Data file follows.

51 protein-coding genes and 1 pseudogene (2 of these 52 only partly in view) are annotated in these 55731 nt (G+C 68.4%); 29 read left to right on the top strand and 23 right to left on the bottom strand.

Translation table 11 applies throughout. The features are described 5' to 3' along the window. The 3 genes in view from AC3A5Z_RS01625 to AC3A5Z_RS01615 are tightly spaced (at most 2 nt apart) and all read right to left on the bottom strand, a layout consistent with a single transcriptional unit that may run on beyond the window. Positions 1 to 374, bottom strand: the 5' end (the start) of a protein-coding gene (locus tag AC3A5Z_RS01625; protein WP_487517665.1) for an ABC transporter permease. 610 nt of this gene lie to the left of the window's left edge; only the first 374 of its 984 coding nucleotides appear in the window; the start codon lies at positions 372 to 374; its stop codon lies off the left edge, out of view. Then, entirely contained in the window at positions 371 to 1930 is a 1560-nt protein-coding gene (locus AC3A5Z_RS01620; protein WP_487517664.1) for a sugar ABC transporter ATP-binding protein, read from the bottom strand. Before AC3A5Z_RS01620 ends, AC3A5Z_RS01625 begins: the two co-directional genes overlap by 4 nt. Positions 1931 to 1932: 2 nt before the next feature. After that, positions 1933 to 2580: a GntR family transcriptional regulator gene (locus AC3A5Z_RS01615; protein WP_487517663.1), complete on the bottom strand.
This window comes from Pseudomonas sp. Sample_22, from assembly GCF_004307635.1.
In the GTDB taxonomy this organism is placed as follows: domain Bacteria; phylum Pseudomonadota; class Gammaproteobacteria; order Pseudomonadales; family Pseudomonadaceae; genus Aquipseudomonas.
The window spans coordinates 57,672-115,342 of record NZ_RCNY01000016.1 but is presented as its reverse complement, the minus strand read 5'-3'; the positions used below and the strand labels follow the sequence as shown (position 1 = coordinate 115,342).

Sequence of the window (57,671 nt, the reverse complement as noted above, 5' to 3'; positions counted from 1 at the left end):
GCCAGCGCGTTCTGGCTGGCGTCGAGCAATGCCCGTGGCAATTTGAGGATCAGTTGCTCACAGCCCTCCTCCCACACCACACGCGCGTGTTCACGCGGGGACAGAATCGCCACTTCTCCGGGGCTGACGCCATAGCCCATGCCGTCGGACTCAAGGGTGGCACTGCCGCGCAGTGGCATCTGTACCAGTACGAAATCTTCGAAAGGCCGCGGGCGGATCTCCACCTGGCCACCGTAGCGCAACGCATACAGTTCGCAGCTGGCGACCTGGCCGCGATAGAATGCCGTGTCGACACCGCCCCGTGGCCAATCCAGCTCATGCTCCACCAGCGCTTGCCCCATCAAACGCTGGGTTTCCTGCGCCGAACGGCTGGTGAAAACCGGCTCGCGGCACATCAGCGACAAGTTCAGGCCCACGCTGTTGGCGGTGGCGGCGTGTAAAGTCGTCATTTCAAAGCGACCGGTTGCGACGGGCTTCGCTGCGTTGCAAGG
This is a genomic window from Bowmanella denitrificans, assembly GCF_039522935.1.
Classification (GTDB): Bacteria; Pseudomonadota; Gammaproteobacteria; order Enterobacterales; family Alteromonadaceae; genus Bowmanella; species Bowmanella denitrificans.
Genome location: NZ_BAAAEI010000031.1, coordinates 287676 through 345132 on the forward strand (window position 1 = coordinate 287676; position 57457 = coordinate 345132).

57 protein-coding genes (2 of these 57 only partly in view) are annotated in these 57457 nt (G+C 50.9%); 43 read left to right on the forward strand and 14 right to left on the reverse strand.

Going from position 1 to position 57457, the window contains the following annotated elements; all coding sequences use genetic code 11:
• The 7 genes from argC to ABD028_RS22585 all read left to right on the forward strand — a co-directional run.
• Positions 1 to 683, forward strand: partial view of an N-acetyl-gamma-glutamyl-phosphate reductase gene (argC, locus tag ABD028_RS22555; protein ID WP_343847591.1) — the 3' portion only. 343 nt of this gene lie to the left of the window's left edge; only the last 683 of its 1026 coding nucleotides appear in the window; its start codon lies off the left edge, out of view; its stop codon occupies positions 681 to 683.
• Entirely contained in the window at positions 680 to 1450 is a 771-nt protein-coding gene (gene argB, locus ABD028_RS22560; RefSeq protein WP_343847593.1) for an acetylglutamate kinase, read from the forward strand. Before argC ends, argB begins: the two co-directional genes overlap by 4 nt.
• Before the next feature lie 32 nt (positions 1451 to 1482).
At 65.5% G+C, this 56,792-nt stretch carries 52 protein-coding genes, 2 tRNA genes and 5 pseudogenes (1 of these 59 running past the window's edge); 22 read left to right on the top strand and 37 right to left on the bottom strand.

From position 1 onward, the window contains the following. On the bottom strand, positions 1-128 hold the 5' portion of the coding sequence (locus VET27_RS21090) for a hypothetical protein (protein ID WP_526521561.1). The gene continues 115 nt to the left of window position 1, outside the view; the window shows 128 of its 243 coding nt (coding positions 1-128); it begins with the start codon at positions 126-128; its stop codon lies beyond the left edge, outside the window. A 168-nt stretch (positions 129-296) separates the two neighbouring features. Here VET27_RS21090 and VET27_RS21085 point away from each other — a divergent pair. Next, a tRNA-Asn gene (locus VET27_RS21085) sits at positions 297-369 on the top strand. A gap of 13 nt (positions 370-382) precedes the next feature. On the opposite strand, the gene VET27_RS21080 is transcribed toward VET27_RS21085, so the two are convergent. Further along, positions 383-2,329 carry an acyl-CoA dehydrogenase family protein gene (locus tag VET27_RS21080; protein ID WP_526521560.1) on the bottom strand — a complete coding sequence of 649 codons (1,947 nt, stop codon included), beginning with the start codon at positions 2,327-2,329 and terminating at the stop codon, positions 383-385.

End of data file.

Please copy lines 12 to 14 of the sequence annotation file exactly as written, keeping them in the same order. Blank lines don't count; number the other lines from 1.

Going from position 1 to position 57457, the window contains the following annotated elements; all coding sequences use genetic code 11:
• The 7 genes from argC to ABD028_RS22585 all read left to right on the forward strand — a co-directional run.
• Positions 1 to 683, forward strand: partial view of an N-acetyl-gamma-glutamyl-phosphate reductase gene (argC, locus tag ABD028_RS22555; protein ID WP_343847591.1) — the 3' portion only. 343 nt of this gene lie to the left of the window's left edge; only the last 683 of its 1026 coding nucleotides appear in the window; its start codon lies off the left edge, out of view; its stop codon occupies positions 681 to 683.